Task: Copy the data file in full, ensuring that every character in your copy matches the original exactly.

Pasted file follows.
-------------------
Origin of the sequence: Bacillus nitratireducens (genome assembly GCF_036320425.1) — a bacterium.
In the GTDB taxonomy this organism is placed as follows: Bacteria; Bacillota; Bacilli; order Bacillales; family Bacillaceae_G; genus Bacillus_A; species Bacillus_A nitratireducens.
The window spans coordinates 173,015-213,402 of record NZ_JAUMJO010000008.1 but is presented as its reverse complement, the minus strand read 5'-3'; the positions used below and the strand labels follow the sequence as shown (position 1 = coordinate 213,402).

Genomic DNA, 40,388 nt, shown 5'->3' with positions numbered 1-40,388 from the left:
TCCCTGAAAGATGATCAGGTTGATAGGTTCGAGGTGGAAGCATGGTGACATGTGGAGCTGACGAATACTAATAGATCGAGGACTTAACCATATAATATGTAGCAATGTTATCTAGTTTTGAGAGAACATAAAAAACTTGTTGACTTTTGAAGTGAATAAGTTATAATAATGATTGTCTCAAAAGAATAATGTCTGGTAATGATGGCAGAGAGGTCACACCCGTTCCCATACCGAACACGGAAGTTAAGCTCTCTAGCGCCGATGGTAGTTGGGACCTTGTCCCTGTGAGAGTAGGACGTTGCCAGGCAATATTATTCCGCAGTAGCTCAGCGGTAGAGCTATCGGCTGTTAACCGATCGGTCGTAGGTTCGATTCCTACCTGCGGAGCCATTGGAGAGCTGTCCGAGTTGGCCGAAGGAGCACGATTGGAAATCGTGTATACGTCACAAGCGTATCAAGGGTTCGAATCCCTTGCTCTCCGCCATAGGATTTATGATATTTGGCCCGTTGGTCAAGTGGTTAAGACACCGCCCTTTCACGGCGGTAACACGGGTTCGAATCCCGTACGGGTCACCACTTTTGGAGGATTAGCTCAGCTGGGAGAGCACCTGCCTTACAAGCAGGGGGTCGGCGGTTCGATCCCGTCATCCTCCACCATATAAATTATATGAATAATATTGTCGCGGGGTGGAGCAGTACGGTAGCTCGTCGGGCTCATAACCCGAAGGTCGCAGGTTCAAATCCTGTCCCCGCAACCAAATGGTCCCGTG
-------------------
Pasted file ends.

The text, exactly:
Origin of the sequence: Bacillus nitratireducens (genome assembly GCF_036320425.1) — a bacterium.
In the GTDB taxonomy this organism is placed as follows: Bacteria; Bacillota; Bacilli; order Bacillales; family Bacillaceae_G; genus Bacillus_A; species Bacillus_A nitratireducens.
The window spans coordinates 173,015-213,402 of record NZ_JAUMJO010000008.1 but is presented as its reverse complement, the minus strand read 5'-3'; the positions used below and the strand labels follow the sequence as shown (position 1 = coordinate 213,402).

Genomic DNA, 40,388 nt, shown 5'->3' with positions numbered 1-40,388 from the left:
TCCCTGAAAGATGATCAGGTTGATAGGTTCGAGGTGGAAGCATGGTGACATGTGGAGCTGACGAATACTAATAGATCGAGGACTTAACCATATAATATGTAGCAATGTTATCTAGTTTTGAGAGAACATAAAAAACTTGTTGACTTTTGAAGTGAATAAGTTATAATAATGATTGTCTCAAAAGAATAATGTCTGGTAATGATGGCAGAGAGGTCACACCCGTTCCCATACCGAACACGGAAGTTAAGCTCTCTAGCGCCGATGGTAGTTGGGACCTTGTCCCTGTGAGAGTAGGACGTTGCCAGGCAATATTATTCCGCAGTAGCTCAGCGGTAGAGCTATCGGCTGTTAACCGATCGGTCGTAGGTTCGATTCCTACCTGCGGAGCCATTGGAGAGCTGTCCGAGTTGGCCGAAGGAGCACGATTGGAAATCGTGTATACGTCACAAGCGTATCAAGGGTTCGAATCCCTTGCTCTCCGCCATAGGATTTATGATATTTGGCCCGTTGGTCAAGTGGTTAAGACACCGCCCTTTCACGGCGGTAACACGGGTTCGAATCCCGTACGGGTCACCACTTTTGGAGGATTAGCTCAGCTGGGAGAGCACCTGCCTTACAAGCAGGGGGTCGGCGGTTCGATCCCGTCATCCTCCACCATATAAATTATATGAATAATATTGTCGCGGGGTGGAGCAGTACGGTAGCTCGTCGGGCTCATAACCCGAAGGTCGCAGGTTCAAATCCTGTCCCCGCAACCAAATGGTCCCGTG